27 September 2023

Rich rewards: How to ensure your super is ethically invested

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Rebecca Hyam* says ensuring our superannuation is invested ethically is easier than we might think.

Photo: Akil Mazumder

The establishment of compulsory superannuation in Australia means every single worker in this country is effectively an investor.

Since different super funds help finance various industries and businesses, without realising it, you could be giving money to things you have major moral objections to.

The thought of this may be overwhelming, but the solution is easier than you might think.

While you may not be able to list off causes you passionately support, chances are you know the types of industries and companies you want nothing to do with.

What do you care about?

Ethical investing is a way for people to target areas they feel help the planet or do some good for society while excluding those they believe cause harm.

Karen McLeod, a financial adviser at Ethical Investment Advisers in Brisbane, says the first step towards ethical investing is figuring out precisely which causes and industries you are passionate about.

But, because of the sheer volume of options available, Ms McLeod suggests it is probably easier to begin by choosing those sectors you object to.

“More recently, there’s been things like avoiding uranium mining, coal seam gas exploration, old growth forest logging and fossil fuel financing, with people preferring to invest in a future they see as more sustainable through clean energy, energy efficiency and clean transport,” she said.

This “negative screening” process is pretty much exactly how the ethical investment industry goes about filtering the companies and industries it considers unworthy of support.

Aman Ramrakha, the Australian Director of research ratings at global investment research firm Morningstar, says it is a sensible way to get started.

“Ethical funds generally screen out certain industries and companies that play in those industries, and generally some of those more common negative screens are things like tobacco or armaments,” he said.

Around the world, the ethical investment industry relies heavily on the 17 sustainable development goals set up by the United Nations.

Described by the UN as a “blueprint to achieve a better and more sustainable future for all”, their goals include things like eliminating poverty and hunger, the provision of quality education, achieving gender equality, clean water and sanitation, affordable and clean energy, sustainable cities and communities and climate action.

Ask your super fund what they screen out

Once you know where you are happy for your money to be spent, the next step is asking your own superannuation fund about its negative screening process.

Mr Ramrakha says while that may seem time consuming, there is actually very little legwork involved.

“Call them up and say, ‘Do you screen something out and, if so, what is that?’,” he said.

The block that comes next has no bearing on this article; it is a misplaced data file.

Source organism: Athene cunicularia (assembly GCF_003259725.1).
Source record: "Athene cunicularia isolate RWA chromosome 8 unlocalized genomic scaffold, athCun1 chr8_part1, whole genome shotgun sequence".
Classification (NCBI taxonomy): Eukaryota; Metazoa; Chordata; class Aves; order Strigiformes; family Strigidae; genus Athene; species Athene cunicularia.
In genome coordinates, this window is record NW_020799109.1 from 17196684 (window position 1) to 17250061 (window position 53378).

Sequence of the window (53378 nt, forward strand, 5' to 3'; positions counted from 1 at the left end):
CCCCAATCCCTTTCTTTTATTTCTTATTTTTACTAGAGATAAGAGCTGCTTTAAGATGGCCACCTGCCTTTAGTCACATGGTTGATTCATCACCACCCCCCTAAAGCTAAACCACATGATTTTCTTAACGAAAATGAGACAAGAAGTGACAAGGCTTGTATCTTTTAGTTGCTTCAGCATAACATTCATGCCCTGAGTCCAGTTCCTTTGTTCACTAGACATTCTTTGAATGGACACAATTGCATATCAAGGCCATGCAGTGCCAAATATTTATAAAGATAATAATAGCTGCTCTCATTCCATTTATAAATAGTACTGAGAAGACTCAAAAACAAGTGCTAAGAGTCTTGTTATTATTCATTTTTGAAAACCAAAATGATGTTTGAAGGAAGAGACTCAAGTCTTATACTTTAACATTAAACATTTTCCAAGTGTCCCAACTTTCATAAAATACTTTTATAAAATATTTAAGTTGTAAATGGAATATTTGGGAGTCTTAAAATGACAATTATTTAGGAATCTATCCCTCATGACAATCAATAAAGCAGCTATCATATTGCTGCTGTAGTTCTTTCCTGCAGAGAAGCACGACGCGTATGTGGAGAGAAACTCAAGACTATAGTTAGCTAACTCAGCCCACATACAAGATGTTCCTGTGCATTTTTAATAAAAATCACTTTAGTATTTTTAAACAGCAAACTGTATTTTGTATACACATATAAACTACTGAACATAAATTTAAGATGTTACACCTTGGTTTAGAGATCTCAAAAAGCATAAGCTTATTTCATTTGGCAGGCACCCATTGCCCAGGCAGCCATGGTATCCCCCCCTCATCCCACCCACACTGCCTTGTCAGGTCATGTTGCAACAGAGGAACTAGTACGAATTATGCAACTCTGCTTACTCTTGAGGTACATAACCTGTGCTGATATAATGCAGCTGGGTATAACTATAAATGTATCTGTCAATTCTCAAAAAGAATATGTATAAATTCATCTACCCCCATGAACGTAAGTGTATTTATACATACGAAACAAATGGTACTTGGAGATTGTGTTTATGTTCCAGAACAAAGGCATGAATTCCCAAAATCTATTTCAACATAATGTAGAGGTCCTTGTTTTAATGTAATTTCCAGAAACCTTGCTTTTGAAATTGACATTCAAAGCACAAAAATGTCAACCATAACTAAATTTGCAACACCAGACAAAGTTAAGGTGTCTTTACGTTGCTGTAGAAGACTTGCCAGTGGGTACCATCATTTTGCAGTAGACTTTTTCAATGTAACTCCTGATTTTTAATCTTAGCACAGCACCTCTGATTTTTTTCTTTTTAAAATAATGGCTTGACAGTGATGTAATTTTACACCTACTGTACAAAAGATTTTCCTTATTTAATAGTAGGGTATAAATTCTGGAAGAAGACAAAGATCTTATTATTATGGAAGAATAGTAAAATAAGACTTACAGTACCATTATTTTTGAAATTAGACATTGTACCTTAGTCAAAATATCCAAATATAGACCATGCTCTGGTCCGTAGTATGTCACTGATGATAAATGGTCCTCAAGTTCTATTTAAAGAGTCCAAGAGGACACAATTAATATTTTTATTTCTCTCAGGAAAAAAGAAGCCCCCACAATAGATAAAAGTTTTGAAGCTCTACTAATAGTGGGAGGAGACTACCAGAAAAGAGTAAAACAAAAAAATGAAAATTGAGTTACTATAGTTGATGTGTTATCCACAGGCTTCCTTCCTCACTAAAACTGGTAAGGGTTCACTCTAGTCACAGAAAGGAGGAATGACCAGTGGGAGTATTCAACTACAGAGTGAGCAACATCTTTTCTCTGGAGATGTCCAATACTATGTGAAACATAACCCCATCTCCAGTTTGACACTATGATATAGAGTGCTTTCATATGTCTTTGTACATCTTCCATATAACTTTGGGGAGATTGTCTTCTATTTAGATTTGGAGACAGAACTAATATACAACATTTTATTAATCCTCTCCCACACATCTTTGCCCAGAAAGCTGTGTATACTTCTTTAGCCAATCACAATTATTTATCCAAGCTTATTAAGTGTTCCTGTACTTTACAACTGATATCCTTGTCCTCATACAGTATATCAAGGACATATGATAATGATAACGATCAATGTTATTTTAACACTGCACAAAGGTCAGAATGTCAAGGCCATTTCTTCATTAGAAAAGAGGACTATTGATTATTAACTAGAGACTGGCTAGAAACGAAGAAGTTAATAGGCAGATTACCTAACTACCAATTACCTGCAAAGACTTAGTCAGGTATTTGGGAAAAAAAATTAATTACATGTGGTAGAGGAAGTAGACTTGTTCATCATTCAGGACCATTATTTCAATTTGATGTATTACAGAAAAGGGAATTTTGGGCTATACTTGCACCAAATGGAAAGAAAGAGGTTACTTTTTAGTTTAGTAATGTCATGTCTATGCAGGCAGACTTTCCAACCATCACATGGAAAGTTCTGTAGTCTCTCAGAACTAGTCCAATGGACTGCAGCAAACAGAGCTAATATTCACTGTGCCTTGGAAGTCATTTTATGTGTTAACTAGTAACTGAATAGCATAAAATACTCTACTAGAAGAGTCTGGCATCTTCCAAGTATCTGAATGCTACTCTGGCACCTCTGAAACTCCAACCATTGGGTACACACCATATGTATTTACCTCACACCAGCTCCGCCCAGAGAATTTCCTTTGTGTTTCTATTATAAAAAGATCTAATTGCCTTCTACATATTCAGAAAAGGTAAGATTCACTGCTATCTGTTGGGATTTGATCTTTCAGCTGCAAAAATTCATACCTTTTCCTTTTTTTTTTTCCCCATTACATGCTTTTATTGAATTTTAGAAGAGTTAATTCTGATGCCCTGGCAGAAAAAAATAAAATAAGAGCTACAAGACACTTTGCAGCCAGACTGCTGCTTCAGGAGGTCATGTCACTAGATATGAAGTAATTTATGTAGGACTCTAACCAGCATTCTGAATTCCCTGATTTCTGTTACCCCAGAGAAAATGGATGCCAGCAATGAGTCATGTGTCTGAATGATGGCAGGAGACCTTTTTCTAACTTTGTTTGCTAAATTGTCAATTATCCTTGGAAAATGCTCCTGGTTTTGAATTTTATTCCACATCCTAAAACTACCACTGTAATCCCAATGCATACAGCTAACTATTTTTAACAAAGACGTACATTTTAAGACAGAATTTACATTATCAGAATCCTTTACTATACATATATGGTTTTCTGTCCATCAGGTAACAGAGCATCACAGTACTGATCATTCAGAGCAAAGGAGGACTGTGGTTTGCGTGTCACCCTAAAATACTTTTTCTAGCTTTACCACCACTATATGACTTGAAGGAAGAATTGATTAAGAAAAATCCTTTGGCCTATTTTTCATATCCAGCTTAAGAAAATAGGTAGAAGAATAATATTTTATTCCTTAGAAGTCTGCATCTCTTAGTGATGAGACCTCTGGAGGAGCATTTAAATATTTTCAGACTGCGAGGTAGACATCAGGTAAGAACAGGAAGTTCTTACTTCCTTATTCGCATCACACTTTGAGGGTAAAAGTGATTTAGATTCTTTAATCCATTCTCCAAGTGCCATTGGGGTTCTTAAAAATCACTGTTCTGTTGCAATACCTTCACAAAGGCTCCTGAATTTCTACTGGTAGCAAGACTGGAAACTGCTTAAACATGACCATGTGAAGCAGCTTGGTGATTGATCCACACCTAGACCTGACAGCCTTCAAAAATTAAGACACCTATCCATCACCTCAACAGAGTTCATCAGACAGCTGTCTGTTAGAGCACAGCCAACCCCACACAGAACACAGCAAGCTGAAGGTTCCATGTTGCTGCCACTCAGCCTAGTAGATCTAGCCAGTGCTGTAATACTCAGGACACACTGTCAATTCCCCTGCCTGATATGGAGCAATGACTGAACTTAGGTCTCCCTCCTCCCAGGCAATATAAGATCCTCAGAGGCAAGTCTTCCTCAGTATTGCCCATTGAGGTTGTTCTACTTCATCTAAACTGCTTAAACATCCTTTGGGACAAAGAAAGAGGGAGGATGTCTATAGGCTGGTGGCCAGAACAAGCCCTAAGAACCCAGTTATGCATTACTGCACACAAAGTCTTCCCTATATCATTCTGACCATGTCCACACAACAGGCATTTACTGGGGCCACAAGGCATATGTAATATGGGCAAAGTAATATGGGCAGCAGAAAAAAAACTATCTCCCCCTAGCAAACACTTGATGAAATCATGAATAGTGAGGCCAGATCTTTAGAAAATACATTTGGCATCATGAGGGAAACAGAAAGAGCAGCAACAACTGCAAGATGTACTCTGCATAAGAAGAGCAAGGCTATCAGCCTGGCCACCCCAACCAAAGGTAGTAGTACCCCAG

“Tobacco is probably one of the most obvious exclusions in recent times and if that satisfies you, great, but you can also ask for more information on which industries or companies they’re actively supporting.”

He says the popularity of ethical investments means more super funds are providing detailed information on their websites about which industries and businesses they help finance.

Ms McLeod says super funds have begun to understand their role goes beyond simply generating a financial return for their members.

“They know they have an obligation to be a responsible investment caretaker for their members’ money,” she said.

“So, a lot of them are already looking closely at a company’s environmental track record, or how that firm is paying their staff, whether it has a secure supply chain, or questioning whether a blind eye is being taken by that corporation to certain issues.”

Despite the “set and forget” attitude most Australians bring to superannuation, research shows that as a country, we want our super funds to do the right thing.

A 2017 survey by the Responsible Investment Association of Australasia (RIAA) shows nine out of 10 Australians expect their superannuation to be invested ethically and managed to balance their personal values and financial interests.

Ms McLeod says in her 12 years of experience working in ethical investing, she has noticed a particularly strong interest among women and younger workers.

“It’s often women who are interested in this type of investing and what we find is they then convince their husbands or partners to become involved as well,” she said.

“There’s a fast-growing movement towards people wanting their money invested ethically, because I think people can see day to day the impact of very poor corporate citizens and people don’t really want their money to be fuelling that sort of future.”

“They want peace of mind knowing they’re actually supporting positive initiatives that are actually doing good and performing well.”

* Rebecca Hyam is a reporter for the ABC.

This article first appeared at www.abc.net.au.

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